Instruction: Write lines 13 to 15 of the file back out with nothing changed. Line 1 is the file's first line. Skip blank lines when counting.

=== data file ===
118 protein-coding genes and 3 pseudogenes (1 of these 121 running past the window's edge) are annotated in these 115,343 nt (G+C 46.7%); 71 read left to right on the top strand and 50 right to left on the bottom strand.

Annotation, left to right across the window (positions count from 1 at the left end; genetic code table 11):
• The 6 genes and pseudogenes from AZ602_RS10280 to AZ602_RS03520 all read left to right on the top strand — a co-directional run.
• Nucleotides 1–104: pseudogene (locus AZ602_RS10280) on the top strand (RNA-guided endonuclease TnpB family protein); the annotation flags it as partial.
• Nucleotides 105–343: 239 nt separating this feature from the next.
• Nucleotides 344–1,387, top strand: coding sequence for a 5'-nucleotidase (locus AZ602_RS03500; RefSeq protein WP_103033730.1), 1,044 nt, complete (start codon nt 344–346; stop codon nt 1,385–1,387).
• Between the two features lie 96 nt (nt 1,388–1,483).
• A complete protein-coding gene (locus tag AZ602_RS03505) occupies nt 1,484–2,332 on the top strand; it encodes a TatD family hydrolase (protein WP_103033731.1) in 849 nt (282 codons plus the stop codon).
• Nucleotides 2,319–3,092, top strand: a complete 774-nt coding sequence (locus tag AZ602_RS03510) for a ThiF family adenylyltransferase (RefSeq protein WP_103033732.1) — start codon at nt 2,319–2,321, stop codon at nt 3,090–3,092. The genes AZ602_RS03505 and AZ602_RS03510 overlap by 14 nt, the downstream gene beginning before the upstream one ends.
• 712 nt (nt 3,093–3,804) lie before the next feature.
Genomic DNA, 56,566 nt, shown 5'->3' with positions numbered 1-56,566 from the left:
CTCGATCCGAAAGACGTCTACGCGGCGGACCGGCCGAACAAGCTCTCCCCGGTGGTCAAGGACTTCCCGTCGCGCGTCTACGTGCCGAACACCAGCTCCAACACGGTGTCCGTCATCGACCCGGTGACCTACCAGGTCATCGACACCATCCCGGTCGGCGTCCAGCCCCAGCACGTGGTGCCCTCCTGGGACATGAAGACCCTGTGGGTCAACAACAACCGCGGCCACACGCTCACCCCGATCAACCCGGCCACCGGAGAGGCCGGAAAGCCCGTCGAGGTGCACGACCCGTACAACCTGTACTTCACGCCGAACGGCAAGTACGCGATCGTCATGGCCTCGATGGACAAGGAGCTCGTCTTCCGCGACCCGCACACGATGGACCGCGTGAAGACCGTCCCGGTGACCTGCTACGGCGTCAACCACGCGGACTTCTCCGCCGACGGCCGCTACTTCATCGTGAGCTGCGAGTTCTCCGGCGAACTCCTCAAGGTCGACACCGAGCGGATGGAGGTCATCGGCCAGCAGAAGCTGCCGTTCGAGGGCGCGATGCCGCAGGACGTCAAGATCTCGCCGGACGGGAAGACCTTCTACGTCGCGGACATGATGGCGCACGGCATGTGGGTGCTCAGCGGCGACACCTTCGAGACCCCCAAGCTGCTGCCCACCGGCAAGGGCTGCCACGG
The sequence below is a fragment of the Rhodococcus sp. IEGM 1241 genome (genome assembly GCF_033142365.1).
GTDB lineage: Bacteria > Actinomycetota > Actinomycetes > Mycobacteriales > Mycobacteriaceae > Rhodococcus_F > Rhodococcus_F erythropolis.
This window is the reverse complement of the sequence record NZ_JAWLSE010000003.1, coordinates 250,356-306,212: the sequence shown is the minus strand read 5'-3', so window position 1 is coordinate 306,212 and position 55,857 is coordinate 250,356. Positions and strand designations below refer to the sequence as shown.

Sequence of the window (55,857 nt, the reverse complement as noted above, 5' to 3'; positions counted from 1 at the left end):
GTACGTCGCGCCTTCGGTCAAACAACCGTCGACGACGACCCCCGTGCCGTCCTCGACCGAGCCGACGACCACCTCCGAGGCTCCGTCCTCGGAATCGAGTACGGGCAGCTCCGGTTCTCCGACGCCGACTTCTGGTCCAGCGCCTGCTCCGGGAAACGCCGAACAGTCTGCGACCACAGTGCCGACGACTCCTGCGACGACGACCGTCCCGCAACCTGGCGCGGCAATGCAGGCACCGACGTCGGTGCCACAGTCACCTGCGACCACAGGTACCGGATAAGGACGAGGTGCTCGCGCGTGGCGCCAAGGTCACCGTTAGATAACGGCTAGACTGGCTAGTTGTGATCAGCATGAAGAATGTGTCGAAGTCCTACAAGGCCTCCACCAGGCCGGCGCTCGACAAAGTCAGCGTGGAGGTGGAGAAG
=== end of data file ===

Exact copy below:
The sequence below is a fragment of the Rhodococcus sp. IEGM 1241 genome (genome assembly GCF_033142365.1).
GTDB lineage: Bacteria > Actinomycetota > Actinomycetes > Mycobacteriales > Mycobacteriaceae > Rhodococcus_F > Rhodococcus_F erythropolis.
This window is the reverse complement of the sequence record NZ_JAWLSE010000003.1, coordinates 250,356-306,212: the sequence shown is the minus strand read 5'-3', so window position 1 is coordinate 306,212 and position 55,857 is coordinate 250,356. Positions and strand designations below refer to the sequence as shown.